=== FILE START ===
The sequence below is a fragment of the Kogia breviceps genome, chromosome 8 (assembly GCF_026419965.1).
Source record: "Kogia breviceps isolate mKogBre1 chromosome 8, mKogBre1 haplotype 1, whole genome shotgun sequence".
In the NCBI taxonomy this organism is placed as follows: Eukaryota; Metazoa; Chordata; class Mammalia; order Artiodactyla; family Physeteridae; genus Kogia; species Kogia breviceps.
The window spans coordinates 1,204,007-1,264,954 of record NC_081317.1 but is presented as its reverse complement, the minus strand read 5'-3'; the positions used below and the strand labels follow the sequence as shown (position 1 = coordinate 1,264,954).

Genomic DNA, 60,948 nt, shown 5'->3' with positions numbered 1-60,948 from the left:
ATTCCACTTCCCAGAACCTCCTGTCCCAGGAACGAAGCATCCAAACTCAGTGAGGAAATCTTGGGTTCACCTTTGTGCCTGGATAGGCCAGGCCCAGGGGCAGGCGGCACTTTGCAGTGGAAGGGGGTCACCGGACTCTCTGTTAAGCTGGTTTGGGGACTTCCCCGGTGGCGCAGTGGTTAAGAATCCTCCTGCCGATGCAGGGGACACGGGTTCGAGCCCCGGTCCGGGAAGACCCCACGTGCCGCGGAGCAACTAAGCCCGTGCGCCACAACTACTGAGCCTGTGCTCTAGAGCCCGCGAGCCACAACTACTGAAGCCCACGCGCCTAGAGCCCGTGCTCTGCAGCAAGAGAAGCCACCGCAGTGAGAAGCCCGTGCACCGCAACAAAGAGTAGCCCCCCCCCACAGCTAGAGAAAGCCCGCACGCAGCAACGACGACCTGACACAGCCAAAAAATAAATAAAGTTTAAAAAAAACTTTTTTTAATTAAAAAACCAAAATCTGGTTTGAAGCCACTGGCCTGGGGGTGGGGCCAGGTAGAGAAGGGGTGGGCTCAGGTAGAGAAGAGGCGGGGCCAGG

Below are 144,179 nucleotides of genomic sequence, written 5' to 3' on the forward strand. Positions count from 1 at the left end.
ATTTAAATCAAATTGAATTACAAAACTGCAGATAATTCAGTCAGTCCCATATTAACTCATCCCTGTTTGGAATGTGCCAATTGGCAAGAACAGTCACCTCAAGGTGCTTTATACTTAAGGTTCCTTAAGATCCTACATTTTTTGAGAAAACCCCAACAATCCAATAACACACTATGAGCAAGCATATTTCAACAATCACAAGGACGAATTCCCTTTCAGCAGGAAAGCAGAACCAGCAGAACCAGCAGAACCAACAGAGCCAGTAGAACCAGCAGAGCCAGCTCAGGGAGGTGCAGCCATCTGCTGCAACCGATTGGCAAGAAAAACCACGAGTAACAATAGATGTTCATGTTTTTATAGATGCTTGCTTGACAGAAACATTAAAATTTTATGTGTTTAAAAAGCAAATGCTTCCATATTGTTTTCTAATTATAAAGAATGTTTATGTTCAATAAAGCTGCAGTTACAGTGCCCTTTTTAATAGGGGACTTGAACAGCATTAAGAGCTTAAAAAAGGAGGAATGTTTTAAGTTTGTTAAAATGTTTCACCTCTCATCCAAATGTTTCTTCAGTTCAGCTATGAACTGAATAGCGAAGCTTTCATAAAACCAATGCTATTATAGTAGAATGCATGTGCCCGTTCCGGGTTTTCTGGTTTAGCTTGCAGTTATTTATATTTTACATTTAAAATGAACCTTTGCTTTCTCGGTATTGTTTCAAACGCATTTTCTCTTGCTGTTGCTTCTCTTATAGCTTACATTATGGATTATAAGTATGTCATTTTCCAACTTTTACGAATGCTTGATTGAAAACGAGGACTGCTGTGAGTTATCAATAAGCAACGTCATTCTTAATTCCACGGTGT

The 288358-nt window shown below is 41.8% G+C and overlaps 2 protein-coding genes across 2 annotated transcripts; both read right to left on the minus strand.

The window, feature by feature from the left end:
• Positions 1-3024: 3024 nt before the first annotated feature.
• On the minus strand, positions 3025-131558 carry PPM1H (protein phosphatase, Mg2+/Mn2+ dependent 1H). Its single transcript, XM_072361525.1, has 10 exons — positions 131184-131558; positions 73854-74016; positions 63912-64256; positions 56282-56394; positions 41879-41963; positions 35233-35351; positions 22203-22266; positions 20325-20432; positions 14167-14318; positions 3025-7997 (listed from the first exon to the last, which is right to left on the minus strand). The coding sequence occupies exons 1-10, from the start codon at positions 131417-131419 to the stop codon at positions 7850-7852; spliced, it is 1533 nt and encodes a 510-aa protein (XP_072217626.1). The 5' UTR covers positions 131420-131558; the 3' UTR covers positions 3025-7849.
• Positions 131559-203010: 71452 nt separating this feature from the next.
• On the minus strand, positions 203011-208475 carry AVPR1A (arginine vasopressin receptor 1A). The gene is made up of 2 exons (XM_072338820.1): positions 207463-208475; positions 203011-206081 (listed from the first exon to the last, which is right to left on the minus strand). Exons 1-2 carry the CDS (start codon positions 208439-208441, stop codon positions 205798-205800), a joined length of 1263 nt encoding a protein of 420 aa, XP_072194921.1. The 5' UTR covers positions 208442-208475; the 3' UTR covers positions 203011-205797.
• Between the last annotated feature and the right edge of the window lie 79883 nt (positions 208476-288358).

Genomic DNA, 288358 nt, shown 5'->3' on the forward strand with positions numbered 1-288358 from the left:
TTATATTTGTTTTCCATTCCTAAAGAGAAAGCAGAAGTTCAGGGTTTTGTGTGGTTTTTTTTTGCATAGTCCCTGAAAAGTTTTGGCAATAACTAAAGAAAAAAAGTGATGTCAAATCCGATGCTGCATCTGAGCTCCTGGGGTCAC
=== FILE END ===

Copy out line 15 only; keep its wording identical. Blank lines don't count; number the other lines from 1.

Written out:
• Between the last annotated feature and the right edge of the window lie 79883 nt (positions 208476-288358).